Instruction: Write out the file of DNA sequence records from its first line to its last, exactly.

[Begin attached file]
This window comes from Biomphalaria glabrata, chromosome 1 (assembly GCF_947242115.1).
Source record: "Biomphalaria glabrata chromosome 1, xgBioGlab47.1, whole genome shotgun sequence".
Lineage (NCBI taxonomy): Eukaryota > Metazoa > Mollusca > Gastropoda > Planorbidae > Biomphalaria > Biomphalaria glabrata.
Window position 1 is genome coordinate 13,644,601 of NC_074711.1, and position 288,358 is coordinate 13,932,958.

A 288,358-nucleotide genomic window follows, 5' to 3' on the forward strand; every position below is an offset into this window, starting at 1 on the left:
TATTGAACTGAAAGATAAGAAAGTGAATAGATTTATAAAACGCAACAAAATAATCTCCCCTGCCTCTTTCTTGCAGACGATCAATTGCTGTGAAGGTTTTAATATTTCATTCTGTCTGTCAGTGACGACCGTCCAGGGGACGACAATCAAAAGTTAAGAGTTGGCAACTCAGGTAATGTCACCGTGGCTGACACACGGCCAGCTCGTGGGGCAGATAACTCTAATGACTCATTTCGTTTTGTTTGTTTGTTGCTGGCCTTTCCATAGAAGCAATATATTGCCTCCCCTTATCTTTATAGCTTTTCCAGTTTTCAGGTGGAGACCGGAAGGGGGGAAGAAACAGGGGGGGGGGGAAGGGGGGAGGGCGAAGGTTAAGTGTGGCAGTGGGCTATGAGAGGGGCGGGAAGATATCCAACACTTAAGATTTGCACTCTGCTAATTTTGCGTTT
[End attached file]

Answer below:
This window comes from Biomphalaria glabrata, chromosome 1 (assembly GCF_947242115.1).
Source record: "Biomphalaria glabrata chromosome 1, xgBioGlab47.1, whole genome shotgun sequence".
Lineage (NCBI taxonomy): Eukaryota > Metazoa > Mollusca > Gastropoda > Planorbidae > Biomphalaria > Biomphalaria glabrata.
Window position 1 is genome coordinate 13,644,601 of NC_074711.1, and position 288,358 is coordinate 13,932,958.

A 288,358-nucleotide genomic window follows, 5' to 3' on the forward strand; every position below is an offset into this window, starting at 1 on the left:
TATTGAACTGAAAGATAAGAAAGTGAATAGATTTATAAAACGCAACAAAATAATCTCCCCTGCCTCTTTCTTGCAGACGATCAATTGCTGTGAAGGTTTTAATATTTCATTCTGTCTGTCAGTGACGACCGTCCAGGGGACGACAATCAAAAGTTAAGAGTTGGCAACTCAGGTAATGTCACCGTGGCTGACACACGGCCAGCTCGTGGGGCAGATAACTCTAATGACTCATTTCGTTTTGTTTGTTTGTTGCTGGCCTTTCCATAGAAGCAATATATTGCCTCCCCTTATCTTTATAGCTTTTCCAGTTTTCAGGTGGAGACCGGAAGGGGGGAAGAAACAGGGGGGGGGGGAAGGGGGGAGGGCGAAGGTTAAGTGTGGCAGTGGGCTATGAGAGGGGCGGGAAGATATCCAACACTTAAGATTTGCACTCTGCTAATTTTGCGTTT